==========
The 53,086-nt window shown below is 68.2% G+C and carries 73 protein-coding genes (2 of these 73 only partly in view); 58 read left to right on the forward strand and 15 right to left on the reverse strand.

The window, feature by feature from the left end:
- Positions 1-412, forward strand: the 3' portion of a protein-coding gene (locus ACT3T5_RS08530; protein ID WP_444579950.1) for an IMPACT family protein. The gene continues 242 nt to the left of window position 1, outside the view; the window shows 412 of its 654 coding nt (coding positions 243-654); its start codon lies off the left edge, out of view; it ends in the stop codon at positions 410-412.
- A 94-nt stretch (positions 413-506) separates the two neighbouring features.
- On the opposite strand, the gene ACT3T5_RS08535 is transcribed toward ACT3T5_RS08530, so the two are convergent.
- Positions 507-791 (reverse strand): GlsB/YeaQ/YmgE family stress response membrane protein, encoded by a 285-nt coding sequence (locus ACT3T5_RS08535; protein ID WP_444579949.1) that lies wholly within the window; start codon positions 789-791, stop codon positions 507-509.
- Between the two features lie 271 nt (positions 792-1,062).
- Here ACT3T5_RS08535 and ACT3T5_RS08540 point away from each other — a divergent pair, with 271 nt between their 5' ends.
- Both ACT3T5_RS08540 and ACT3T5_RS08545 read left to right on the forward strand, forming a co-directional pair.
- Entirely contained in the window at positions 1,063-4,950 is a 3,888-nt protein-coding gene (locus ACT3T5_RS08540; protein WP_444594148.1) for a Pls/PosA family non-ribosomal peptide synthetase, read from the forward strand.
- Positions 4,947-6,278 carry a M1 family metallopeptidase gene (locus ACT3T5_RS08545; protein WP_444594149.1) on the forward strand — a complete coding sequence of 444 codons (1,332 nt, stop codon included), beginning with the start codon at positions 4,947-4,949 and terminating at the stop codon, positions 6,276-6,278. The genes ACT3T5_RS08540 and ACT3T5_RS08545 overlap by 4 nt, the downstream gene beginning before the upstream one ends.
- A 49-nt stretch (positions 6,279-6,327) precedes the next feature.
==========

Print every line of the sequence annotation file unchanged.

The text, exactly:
The 53,086-nt window shown below is 68.2% G+C and carries 73 protein-coding genes (2 of these 73 only partly in view); 58 read left to right on the forward strand and 15 right to left on the reverse strand.

The window, feature by feature from the left end:
- Positions 1-412, forward strand: the 3' portion of a protein-coding gene (locus ACT3T5_RS08530; protein ID WP_444579950.1) for an IMPACT family protein. The gene continues 242 nt to the left of window position 1, outside the view; the window shows 412 of its 654 coding nt (coding positions 243-654); its start codon lies off the left edge, out of view; it ends in the stop codon at positions 410-412.
- A 94-nt stretch (positions 413-506) separates the two neighbouring features.
- On the opposite strand, the gene ACT3T5_RS08535 is transcribed toward ACT3T5_RS08530, so the two are convergent.
- Positions 507-791 (reverse strand): GlsB/YeaQ/YmgE family stress response membrane protein, encoded by a 285-nt coding sequence (locus ACT3T5_RS08535; protein ID WP_444579949.1) that lies wholly within the window; start codon positions 789-791, stop codon positions 507-509.
- Between the two features lie 271 nt (positions 792-1,062).
- Here ACT3T5_RS08535 and ACT3T5_RS08540 point away from each other — a divergent pair, with 271 nt between their 5' ends.
- Both ACT3T5_RS08540 and ACT3T5_RS08545 read left to right on the forward strand, forming a co-directional pair.
- Entirely contained in the window at positions 1,063-4,950 is a 3,888-nt protein-coding gene (locus ACT3T5_RS08540; protein WP_444594148.1) for a Pls/PosA family non-ribosomal peptide synthetase, read from the forward strand.
- Positions 4,947-6,278 carry a M1 family metallopeptidase gene (locus ACT3T5_RS08545; protein WP_444594149.1) on the forward strand — a complete coding sequence of 444 codons (1,332 nt, stop codon included), beginning with the start codon at positions 4,947-4,949 and terminating at the stop codon, positions 6,276-6,278. The genes ACT3T5_RS08540 and ACT3T5_RS08545 overlap by 4 nt, the downstream gene beginning before the upstream one ends.
- A 49-nt stretch (positions 6,279-6,327) precedes the next feature.